The strength of the regiment on the field at the commencement of the fight was 280 rifles. The loss was 158 killed and wounded, including 9 commissioned officers.*
Very respectfully, your obedient servant,
EZRA F. WETMORE,
Major Twenty-sixth New York Volunteers, Commanding.
Lieutenant D. P. WEAVER,
Acting Assistant Adjutant-General, Second Brigade.
No. 235. Report of Lieutenant Colonel William A. Leech, Ninetieth Pennsylvania Infantry.
IN CAMP NEAR FALMOUTH, VA., December 18, 1862.
SIR: I have the honor to report the part taken by the regiment under my command in the engagement on Saturday, December 13.
About 7 a.m. on the day, having had laid on our arms during the previous night, I received orders to get my men in line.
About 8 a.m. we were in line with the brigade, this regiment being third in line of battle in the brigade, the Twenty-sixth New York being on our right and the One hundred and thirty-sixth Pennsylvania being on our left, the Twelfth Massachusetts occupying the right of the brigade. The brigade took position in rear of the Third Brigade, under fire, two men of the regiment being wounded while we were taking up our position. Having been formed in line the brigade was ordered forward, and we advanced by right of companies to the front, across the road running south from Fredericksburg, and took position in a cornfield about 100 yards in rear of the Third Brigade, a portion of which were engaged as skirmishers. While taking this position we were subjected to a severe fire from the enemy's batteries in our front and a little to the right. Here we were ordered to lie down.
We remained in this position from about 9 a.m. until about 1 p.m., subjected during most of that time to the shells of the enemy's batteries not only from the wood in front but from batteries on our left flank. Fortunately these shells fell either in front or immediately behind the regiment and did us no damage, but we lost some men wounded by occasional shots from the enemy's skirmishers.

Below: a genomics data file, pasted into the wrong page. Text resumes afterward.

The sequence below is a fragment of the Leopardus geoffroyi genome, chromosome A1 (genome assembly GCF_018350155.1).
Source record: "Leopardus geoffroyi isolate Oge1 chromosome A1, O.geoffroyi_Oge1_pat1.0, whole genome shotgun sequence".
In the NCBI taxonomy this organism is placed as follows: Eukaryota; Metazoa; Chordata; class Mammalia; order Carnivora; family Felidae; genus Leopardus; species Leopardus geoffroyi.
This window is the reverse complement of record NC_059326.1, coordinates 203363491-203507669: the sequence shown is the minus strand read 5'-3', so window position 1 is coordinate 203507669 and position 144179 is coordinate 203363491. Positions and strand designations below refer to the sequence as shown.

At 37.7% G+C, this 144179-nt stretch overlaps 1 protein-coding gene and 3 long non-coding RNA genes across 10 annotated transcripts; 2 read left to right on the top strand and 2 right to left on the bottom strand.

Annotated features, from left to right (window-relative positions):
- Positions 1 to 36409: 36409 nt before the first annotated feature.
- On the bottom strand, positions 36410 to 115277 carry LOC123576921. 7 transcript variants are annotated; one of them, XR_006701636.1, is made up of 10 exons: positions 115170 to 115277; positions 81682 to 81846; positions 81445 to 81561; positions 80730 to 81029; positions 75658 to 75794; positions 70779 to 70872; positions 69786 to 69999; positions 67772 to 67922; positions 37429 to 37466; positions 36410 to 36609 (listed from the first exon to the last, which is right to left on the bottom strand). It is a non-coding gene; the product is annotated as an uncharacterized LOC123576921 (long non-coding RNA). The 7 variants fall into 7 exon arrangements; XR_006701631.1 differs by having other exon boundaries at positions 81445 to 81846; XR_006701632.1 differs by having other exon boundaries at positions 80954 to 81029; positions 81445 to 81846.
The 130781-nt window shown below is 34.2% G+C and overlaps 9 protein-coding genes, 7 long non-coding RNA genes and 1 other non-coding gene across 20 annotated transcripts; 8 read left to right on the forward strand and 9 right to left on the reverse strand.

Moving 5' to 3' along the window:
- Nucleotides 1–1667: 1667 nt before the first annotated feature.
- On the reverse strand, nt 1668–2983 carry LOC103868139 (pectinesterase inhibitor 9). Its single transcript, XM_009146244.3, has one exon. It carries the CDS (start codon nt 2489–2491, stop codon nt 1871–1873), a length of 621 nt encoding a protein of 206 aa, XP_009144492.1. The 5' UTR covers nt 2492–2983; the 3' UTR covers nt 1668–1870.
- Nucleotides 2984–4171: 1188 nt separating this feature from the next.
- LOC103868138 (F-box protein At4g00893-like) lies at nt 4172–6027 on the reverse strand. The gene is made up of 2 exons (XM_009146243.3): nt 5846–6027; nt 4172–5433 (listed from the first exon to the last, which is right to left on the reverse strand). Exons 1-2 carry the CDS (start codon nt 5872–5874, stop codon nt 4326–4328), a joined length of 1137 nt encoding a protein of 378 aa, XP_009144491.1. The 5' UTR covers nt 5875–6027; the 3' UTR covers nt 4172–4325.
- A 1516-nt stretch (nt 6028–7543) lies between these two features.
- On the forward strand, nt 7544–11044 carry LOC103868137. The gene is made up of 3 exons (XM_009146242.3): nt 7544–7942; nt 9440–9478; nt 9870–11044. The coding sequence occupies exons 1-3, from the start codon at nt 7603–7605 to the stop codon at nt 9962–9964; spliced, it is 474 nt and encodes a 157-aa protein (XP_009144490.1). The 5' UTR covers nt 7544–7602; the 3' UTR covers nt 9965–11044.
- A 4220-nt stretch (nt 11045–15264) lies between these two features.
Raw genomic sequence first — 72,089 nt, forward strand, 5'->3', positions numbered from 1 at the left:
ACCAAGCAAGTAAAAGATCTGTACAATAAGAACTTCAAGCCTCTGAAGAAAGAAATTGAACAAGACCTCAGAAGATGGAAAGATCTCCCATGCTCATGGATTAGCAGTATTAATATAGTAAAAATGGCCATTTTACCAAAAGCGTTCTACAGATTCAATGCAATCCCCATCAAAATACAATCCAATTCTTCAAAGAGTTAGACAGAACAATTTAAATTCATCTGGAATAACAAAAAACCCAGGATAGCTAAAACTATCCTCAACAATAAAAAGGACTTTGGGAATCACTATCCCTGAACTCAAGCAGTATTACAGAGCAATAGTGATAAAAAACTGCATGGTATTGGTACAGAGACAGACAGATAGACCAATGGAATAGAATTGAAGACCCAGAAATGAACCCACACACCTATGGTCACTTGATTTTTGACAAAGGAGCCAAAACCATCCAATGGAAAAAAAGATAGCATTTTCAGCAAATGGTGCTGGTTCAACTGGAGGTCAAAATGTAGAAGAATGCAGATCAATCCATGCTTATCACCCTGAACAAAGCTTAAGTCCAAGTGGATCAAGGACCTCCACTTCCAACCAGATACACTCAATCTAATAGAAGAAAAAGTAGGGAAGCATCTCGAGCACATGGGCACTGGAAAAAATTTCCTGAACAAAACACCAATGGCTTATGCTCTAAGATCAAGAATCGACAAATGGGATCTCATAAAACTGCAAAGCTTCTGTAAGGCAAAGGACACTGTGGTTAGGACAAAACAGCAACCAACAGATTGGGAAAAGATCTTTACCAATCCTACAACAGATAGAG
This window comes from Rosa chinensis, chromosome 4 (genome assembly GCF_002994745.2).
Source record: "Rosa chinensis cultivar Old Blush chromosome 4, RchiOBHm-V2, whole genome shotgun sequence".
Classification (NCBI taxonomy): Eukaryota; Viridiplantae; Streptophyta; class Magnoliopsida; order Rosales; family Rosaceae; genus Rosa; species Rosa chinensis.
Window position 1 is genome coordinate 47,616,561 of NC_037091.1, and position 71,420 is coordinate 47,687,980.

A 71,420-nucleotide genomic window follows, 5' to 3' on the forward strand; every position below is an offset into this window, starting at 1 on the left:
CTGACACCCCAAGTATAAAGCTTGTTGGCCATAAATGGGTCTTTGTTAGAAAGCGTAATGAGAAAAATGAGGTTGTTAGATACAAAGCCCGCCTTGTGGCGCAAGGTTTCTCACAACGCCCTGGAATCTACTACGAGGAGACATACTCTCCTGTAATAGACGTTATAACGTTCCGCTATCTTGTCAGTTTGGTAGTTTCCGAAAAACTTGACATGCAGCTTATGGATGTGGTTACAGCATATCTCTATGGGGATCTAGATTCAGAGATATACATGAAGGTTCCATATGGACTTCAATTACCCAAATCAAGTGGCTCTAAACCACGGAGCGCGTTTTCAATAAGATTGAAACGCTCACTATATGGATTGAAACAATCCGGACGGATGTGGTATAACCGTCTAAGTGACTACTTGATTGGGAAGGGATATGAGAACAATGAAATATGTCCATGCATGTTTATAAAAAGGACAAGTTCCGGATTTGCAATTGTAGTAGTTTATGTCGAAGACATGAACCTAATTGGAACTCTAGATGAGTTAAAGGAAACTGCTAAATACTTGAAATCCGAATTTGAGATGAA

About 1 p.m., after a severe cannonading from our batteries on the left, which was replied to very spiritedly by the enemy's batteries, I observed the division on our left advancing toward the enemy in line of battle. Almost immediately I received orders from Colonel Lyle to advance, and at once pushed my regiment forward with the rest of the brigade. I received orders to advance to a hillock, about 40 yards in front of the wood occupied by the enemy. As we advanced, the Third Brigade obliqued off to the right and uncovered the position I was ordered to occupy. Having gained the hillock, we halted and opened fire. We continued our fire upon the enemy until all available ammunition was expended. About this time General Taylor rode up to me and asked me to charge into the wood in front. As my men were rapidly falling, and out of 189 muskets taken into action I had but about 100 left, and these were without ammunition, I referred him to the colonel
*But see revised statement,p.138.